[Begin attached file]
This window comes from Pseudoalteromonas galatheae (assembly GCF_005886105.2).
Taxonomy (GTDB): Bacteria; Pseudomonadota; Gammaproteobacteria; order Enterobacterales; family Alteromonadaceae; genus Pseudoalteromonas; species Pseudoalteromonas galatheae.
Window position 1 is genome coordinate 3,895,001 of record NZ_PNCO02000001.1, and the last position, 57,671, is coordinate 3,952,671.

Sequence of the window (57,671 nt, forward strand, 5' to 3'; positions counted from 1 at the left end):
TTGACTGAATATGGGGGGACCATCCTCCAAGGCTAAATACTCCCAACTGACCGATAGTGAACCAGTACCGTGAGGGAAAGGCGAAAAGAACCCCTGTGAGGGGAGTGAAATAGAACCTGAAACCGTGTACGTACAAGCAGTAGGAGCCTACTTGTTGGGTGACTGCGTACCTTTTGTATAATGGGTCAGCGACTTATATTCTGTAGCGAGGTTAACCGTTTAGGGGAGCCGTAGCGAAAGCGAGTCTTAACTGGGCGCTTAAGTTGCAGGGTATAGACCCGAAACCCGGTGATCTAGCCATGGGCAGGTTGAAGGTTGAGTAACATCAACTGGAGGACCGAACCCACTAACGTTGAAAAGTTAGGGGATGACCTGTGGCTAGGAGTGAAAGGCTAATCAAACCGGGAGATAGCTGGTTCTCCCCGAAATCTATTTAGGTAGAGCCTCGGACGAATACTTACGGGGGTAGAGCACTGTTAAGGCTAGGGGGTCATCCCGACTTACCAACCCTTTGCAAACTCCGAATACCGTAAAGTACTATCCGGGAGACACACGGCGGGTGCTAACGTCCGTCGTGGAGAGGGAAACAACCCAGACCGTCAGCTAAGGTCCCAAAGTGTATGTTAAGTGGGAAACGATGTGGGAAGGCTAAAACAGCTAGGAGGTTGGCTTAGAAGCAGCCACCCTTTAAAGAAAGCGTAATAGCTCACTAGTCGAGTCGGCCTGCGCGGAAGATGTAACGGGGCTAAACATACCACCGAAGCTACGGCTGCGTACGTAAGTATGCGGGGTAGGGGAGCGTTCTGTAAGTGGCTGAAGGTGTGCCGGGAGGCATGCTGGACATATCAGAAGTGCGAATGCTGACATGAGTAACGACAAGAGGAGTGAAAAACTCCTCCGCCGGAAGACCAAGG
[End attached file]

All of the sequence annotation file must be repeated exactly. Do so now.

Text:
This window comes from Pseudoalteromonas galatheae (assembly GCF_005886105.2).
Taxonomy (GTDB): Bacteria; Pseudomonadota; Gammaproteobacteria; order Enterobacterales; family Alteromonadaceae; genus Pseudoalteromonas; species Pseudoalteromonas galatheae.
Window position 1 is genome coordinate 3,895,001 of record NZ_PNCO02000001.1, and the last position, 57,671, is coordinate 3,952,671.

Sequence of the window (57,671 nt, forward strand, 5' to 3'; positions counted from 1 at the left end):
TTGACTGAATATGGGGGGACCATCCTCCAAGGCTAAATACTCCCAACTGACCGATAGTGAACCAGTACCGTGAGGGAAAGGCGAAAAGAACCCCTGTGAGGGGAGTGAAATAGAACCTGAAACCGTGTACGTACAAGCAGTAGGAGCCTACTTGTTGGGTGACTGCGTACCTTTTGTATAATGGGTCAGCGACTTATATTCTGTAGCGAGGTTAACCGTTTAGGGGAGCCGTAGCGAAAGCGAGTCTTAACTGGGCGCTTAAGTTGCAGGGTATAGACCCGAAACCCGGTGATCTAGCCATGGGCAGGTTGAAGGTTGAGTAACATCAACTGGAGGACCGAACCCACTAACGTTGAAAAGTTAGGGGATGACCTGTGGCTAGGAGTGAAAGGCTAATCAAACCGGGAGATAGCTGGTTCTCCCCGAAATCTATTTAGGTAGAGCCTCGGACGAATACTTACGGGGGTAGAGCACTGTTAAGGCTAGGGGGTCATCCCGACTTACCAACCCTTTGCAAACTCCGAATACCGTAAAGTACTATCCGGGAGACACACGGCGGGTGCTAACGTCCGTCGTGGAGAGGGAAACAACCCAGACCGTCAGCTAAGGTCCCAAAGTGTATGTTAAGTGGGAAACGATGTGGGAAGGCTAAAACAGCTAGGAGGTTGGCTTAGAAGCAGCCACCCTTTAAAGAAAGCGTAATAGCTCACTAGTCGAGTCGGCCTGCGCGGAAGATGTAACGGGGCTAAACATACCACCGAAGCTACGGCTGCGTACGTAAGTATGCGGGGTAGGGGAGCGTTCTGTAAGTGGCTGAAGGTGTGCCGGGAGGCATGCTGGACATATCAGAAGTGCGAATGCTGACATGAGTAACGACAAGAGGAGTGAAAAACTCCTCCGCCGGAAGACCAAGG